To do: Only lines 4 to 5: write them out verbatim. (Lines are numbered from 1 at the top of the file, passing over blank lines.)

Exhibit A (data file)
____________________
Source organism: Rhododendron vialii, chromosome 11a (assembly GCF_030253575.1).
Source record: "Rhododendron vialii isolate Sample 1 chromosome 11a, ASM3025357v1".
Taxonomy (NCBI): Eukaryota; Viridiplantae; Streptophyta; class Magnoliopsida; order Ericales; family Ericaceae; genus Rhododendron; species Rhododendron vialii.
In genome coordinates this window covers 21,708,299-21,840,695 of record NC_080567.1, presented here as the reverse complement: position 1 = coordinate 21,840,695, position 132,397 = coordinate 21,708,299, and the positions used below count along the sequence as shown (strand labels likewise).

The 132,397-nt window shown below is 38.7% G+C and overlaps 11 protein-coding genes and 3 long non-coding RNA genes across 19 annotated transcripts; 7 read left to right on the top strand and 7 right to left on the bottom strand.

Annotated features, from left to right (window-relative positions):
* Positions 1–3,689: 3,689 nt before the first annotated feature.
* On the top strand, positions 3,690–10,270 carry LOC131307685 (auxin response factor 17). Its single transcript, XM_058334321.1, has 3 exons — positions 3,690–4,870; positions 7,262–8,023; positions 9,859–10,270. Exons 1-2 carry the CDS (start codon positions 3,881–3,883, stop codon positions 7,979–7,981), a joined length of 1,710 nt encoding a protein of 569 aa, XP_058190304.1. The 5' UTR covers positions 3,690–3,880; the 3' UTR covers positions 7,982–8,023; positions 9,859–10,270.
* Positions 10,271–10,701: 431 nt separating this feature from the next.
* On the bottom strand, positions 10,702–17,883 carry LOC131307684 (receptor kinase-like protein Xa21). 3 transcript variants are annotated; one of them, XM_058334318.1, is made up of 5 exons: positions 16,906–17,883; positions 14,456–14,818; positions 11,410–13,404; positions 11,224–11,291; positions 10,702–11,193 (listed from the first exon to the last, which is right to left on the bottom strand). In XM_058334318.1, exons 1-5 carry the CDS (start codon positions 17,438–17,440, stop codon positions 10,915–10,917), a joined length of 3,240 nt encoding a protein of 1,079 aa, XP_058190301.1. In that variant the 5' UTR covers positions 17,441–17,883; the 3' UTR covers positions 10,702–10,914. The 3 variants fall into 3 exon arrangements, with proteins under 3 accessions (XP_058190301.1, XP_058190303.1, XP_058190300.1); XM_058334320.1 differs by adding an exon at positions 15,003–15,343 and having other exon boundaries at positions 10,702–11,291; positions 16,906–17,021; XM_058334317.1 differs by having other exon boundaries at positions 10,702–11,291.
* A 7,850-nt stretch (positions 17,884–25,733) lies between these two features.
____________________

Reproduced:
In genome coordinates this window covers 21,708,299-21,840,695 of record NC_080567.1, presented here as the reverse complement: position 1 = coordinate 21,840,695, position 132,397 = coordinate 21,708,299, and the positions used below count along the sequence as shown (strand labels likewise).

The 132,397-nt window shown below is 38.7% G+C and overlaps 11 protein-coding genes and 3 long non-coding RNA genes across 19 annotated transcripts; 7 read left to right on the top strand and 7 right to left on the bottom strand.